Thirty-Two Stories

By Edgar Allan Poe; Stuart Levine et al. | Go to book overview

THE DUC DE L'OMELETTE

When one serves a fattened, sizzling ortolan cooked over an open flame, one is supposed to wrap the bird's legs in paper so that diners won't get their fingers greasy. If you didn't know that, welcome to the club--neither did Poe until he read about it in a review of a novel (we don't think he had read the novel). But one has to know a few such things to understand this very funny story. It is probably the best example in this volume of a Poe story which is impenetrable without some explanation, and which "comes clear" with the explanation.

Daughrity has figured out what "The Duc De L'Omelette " is about: N. P. Willis at the time was editor of The American Monthly Magazine and wrote for it a column called the "Editor's Table " in which he invited the reader to share the Pleasures of his office: two dogs, a pet "South American trulian" (a bird of his own invention, apparently), perfume for the quill of his pen, crimson curtains, all manner of exotic lounges, ottomans and divans, olives, japonica flowers, and a bottle of Rudesheimer.

Willis was attacked and teased for these affectations; they were well enough known so that James Paulding, in explaining that a group of Poe's tales was rejected because the targets of Poe's satires would be missed by most readers, also said that this story was one of the exceptions--everyone would understand it. Twentieth-century scholars caught on first to a second joke buried in the tale: the Duc's affectations come from The Young Duke by Benjamin Disraeli. Hirsch informed us of another quite private joke: Poe probably never even read the Disraeli novel. Our explication (see note 2 and "A note of explanation," below) adds still another: Poe hadn't read all of his other "sources," either.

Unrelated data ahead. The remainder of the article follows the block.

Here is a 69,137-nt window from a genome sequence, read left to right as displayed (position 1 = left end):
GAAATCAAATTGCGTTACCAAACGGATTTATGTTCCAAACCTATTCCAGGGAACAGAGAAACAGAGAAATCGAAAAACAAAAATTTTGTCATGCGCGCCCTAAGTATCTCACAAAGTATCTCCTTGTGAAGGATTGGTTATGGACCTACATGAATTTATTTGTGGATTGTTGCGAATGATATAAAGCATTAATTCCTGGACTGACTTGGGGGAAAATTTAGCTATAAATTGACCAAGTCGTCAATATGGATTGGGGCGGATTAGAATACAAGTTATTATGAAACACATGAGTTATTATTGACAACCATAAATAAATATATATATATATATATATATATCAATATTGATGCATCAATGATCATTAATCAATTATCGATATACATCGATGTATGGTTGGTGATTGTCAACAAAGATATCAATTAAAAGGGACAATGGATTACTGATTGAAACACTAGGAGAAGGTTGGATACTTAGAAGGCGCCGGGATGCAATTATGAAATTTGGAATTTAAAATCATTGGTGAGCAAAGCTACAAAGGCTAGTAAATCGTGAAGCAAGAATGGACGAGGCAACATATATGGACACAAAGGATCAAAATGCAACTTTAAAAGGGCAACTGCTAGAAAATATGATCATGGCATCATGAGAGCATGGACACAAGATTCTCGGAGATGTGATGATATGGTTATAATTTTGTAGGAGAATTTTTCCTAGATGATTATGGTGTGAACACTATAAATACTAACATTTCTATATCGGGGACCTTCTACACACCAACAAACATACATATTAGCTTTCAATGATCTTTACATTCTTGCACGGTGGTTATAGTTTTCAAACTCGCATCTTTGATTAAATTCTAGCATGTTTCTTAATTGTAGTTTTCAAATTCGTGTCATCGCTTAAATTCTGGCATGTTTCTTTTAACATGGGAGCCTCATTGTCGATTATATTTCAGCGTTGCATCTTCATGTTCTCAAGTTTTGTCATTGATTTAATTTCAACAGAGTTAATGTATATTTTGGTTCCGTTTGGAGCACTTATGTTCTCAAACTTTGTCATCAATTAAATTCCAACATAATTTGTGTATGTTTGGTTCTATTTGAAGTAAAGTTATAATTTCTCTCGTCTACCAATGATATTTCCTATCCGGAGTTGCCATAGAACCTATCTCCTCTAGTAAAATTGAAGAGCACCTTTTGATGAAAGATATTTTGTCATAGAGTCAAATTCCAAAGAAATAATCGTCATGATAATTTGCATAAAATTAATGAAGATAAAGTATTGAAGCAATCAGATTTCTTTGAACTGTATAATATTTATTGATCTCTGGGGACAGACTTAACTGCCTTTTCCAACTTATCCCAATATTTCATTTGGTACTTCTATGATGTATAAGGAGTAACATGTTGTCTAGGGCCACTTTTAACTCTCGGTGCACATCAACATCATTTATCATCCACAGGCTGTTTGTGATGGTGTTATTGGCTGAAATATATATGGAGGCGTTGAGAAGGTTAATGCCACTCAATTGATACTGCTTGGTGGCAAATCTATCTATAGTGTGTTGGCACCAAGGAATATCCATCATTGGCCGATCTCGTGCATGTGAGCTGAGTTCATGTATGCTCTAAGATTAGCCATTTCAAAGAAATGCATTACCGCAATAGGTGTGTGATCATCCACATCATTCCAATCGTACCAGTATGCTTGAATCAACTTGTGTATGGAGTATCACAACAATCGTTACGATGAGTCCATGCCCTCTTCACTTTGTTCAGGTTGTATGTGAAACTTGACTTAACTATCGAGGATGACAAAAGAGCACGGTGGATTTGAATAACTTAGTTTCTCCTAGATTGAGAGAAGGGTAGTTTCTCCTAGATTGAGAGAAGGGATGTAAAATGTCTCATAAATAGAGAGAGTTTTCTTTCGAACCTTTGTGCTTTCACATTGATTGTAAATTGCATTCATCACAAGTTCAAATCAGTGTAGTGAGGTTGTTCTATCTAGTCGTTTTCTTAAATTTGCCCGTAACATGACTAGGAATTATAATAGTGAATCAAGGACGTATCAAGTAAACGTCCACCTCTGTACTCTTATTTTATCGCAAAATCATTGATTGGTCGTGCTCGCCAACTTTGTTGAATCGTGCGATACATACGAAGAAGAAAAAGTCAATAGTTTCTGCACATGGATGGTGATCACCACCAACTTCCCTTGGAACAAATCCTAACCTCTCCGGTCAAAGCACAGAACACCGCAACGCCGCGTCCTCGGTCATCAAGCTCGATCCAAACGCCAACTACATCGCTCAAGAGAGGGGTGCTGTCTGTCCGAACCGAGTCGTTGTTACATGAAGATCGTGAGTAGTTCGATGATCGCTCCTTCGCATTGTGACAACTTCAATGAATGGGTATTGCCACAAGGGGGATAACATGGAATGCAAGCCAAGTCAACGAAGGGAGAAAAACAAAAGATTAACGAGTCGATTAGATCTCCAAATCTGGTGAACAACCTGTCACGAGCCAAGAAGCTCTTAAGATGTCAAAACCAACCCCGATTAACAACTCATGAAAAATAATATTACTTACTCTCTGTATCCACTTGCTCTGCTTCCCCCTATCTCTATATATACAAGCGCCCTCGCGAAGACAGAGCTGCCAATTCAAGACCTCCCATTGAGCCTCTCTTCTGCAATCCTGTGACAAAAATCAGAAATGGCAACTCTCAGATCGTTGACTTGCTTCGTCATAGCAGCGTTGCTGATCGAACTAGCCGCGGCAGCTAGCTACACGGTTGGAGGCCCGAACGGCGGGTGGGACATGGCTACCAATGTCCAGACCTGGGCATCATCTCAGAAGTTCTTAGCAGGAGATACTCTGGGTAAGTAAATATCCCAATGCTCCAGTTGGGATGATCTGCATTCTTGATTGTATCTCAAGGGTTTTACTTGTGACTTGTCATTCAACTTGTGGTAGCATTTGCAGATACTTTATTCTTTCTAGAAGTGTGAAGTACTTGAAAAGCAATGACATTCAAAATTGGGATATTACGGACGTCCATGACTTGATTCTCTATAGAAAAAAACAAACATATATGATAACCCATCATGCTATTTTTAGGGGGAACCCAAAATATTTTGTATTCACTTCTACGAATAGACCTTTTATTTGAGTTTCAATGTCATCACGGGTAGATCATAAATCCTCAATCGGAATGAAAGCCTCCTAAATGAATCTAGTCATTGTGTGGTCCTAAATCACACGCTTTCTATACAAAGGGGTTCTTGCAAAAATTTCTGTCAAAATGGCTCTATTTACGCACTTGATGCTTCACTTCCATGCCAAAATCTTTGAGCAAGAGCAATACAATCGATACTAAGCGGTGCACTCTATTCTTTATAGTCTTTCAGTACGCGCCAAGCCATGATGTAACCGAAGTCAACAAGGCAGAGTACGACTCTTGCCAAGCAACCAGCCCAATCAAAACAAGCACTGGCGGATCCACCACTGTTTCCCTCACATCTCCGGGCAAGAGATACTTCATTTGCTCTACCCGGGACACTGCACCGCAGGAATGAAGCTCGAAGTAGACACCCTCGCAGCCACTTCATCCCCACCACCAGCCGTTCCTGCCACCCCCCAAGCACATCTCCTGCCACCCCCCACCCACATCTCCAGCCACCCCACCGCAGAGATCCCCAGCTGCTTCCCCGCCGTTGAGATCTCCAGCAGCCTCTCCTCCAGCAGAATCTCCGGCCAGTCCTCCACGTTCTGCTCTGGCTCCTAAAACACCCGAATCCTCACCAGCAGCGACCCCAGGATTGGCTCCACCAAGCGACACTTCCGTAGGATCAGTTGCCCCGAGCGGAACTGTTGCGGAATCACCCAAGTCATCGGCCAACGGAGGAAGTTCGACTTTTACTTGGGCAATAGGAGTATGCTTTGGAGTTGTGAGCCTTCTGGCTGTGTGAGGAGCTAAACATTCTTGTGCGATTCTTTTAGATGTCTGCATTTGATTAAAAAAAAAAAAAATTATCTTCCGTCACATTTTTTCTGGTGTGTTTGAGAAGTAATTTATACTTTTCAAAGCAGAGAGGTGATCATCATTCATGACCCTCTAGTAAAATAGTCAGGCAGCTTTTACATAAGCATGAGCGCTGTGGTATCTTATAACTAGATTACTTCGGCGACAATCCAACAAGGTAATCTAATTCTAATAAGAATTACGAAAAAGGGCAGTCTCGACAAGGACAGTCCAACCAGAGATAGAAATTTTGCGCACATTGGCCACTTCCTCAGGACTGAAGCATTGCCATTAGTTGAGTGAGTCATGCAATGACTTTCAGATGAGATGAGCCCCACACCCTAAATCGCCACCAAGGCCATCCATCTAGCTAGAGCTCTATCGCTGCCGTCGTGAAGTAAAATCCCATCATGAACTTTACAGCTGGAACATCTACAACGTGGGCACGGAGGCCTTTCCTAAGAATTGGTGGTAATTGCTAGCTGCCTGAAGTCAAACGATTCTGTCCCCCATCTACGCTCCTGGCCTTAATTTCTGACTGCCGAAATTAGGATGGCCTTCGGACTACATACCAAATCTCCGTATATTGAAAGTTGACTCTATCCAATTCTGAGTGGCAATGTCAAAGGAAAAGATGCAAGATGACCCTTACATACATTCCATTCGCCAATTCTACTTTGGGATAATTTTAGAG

A note of explanation : Poe plays with stories of people so precious that they expire from slight offenses to their aesthetic sensibilities. His footnote is meant to be another funny illustration. But it was puzzling in some ways, and unraveling what Poe had done to come up with it gives an unusually good sense of how Poe worked--where his ideas came from, how he tinkered with them, how clever, playful, and even dowrnnright sneaky he could be.

Poe slightly misquotes Gabriel Guéret's Le Parnasse Réformé ( 1668), in which Montfleury ( Zacharie Jacob Montfleury, 1600-67) is made to say,

Qui voudra donc savoir de quoy je suis mort, qu'il ne demande point si c'est de la fièvre, de l'hydropisie, ou de la goutte, mais qu'il sache que c'est d'Andromaque.

In English,

The man then who would know of what I died, let him not ask if it were of the fever, the dropsy, or the gout; but let him know that it was of the Andromache! (Disraeli's translation)

Poe's version translates,

-9-

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Thirty-Two Stories
Table of contents

Table of contents

  • Title Page iii
  • Contents v
  • Introduction vii
  • Metzengerstein 1
  • The Duc de L'Omelette 9
  • Ms. Found in a Bottle 16
  • The Assignation 26
  • Shadow 42
  • Silence 48
  • Ligeia 54
  • How to Write a Blackwood Article 68
  • The Fall of the House of Usher 87
  • William Wilson 104
  • The Man of the Crowd 120
  • The Murders in the Rue Morgue 130
  • A Descent into the Maelström 159
  • Eleonora 174
  • The Masque of the Red Death 181
  • The Pit and the Pendulum 188
  • The Domain of Arnheim 200
  • The Tell-Tale Heart 216
  • The Gold-Bug 221
  • The Black Cat 248
  • The Purloined Letter 256
  • The Balloon-Hoax 272
  • The Literary Life of Thingum Bob, Esq. 284
  • Some Words with a Mummy 303
  • The Power of Words 318
  • The Imp of the Perverse 323
  • The Facts in the Case of M. Valdemar 329
  • The Cask of Amontillado 339
  • Mellonta Tauta 346
  • Hop-Frog 361
  • Von Kempelen and His Discovery 370
  • Bibliography 379
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